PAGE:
Peter Kaplan, Longtime New York Observer Editor, Dies at 59
The celebrated journalist hired then-unknown writer Candace Bushnell to pen the column "Sex in the City" for his publication in 1994.
Peter Kaplan, who spent 15 years as editor of The New York Observer, died Friday at 59 of cancer. His brother James Kaplan confirmed the news to The New York Times.
Kaplan was appointed the publication's editor in 1994 and became the longest-serving editor in the Observer's history. During his tenure, he transformed the publication into a must-read for the movers and shakers of New York and mentored a number of well-known journalists, including Joe Conason (The National Memo) and Choire Sicha (The Awl).
He also hired then-unknown freelance writer Candace Bushnell to write the love column "Sex in the City," which would become the basis for the HBO hit series and two films. The column ran in the Observer from 1994-96.
After leaving the Observer in 2009, Kaplan was hired as the editorial creative director at Conde Nast Traveler. In 2010, he was named editorial director of the Fairchild Fashion Group, now Fairchild Fashion Media, a division of Conde Nast Publications.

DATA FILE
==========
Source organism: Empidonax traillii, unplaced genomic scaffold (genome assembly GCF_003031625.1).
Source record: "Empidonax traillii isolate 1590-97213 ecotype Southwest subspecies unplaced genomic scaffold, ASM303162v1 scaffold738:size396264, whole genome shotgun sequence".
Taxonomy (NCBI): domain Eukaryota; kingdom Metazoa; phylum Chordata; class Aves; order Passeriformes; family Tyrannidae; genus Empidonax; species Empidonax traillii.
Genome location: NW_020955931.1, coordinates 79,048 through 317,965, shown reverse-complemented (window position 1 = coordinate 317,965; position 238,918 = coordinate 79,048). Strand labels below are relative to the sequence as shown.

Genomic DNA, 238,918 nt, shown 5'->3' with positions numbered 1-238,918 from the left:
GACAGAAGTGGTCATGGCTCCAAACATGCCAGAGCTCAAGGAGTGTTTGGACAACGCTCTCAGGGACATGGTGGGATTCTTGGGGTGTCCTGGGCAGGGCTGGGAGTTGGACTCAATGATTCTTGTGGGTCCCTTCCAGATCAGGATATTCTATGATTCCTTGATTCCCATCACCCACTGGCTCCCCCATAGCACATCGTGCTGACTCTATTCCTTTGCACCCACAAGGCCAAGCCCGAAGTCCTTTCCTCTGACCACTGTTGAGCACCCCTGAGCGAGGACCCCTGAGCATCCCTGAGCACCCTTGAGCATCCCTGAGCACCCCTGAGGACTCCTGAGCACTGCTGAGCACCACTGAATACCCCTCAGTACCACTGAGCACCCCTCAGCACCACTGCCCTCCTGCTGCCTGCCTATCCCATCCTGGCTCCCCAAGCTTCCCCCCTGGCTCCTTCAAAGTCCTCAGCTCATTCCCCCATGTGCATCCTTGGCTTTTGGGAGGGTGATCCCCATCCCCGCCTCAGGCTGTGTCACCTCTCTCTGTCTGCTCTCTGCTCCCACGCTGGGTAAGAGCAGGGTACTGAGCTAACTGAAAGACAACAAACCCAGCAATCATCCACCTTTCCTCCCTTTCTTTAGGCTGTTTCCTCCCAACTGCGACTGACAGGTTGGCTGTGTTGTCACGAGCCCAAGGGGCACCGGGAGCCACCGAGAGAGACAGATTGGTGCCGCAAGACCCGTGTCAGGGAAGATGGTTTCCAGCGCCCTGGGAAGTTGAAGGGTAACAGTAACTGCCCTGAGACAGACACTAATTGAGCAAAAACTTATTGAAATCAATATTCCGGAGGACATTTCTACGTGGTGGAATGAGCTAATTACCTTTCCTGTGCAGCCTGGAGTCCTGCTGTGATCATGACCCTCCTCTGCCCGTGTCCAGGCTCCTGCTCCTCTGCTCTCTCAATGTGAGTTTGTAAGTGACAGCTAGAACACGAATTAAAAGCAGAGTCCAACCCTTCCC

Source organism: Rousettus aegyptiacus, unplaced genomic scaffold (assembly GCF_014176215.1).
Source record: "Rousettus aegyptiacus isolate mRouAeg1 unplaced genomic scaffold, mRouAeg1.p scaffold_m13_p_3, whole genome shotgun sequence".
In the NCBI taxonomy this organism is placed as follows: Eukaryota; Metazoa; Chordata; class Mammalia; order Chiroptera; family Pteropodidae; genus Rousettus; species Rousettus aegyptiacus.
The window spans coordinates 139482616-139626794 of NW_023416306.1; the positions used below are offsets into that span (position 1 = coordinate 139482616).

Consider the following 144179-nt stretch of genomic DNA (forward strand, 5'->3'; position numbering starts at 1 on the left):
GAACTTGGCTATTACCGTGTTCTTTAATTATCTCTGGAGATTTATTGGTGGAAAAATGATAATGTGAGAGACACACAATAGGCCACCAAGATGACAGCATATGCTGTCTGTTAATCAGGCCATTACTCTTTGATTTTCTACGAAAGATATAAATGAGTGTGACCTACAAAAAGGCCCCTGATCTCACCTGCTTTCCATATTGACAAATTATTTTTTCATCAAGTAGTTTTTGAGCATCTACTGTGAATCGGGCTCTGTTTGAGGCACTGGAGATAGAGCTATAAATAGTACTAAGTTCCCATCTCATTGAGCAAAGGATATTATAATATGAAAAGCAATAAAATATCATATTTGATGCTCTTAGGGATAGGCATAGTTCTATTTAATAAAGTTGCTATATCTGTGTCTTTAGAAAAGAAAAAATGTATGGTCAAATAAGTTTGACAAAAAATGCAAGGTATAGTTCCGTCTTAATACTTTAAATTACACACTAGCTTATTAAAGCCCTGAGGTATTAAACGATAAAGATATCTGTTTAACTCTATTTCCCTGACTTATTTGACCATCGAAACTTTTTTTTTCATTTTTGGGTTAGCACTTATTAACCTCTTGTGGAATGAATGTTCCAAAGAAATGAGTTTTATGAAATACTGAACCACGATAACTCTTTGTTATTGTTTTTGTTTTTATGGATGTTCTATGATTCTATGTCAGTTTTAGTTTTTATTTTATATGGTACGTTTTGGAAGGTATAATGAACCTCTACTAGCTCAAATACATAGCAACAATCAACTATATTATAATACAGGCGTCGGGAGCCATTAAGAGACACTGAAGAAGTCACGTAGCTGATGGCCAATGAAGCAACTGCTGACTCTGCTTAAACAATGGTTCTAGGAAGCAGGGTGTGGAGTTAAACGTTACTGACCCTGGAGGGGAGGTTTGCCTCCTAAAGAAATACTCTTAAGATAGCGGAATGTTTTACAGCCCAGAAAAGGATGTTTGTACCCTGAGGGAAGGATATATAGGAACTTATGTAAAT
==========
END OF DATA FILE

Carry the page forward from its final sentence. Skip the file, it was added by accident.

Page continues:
"Working with Peter filled each day with exclamation points and plenty of brio, one of his favorite words. His singular sparkle will be deeply missed," Fairchild Fashion Media CEO Gina Sanders said in WWD's obituary for the editor.
But Kaplan's role as a cultural arbiter was perhaps best exemplified by the creation of several fake Twitter personae in his honor, including Wise Kaplan, Cranky Kaplan and Real Kaplan. Wise Kaplan's profile identifies him as "New York Oracle."
He is survived by his wife, Lisa Chase; three children from a previous marriage to Audrey Walker -- Caroline Kaplan, Charles Kaplan and Peter Walker Kaplan; and brothers James and Robert Kaplan.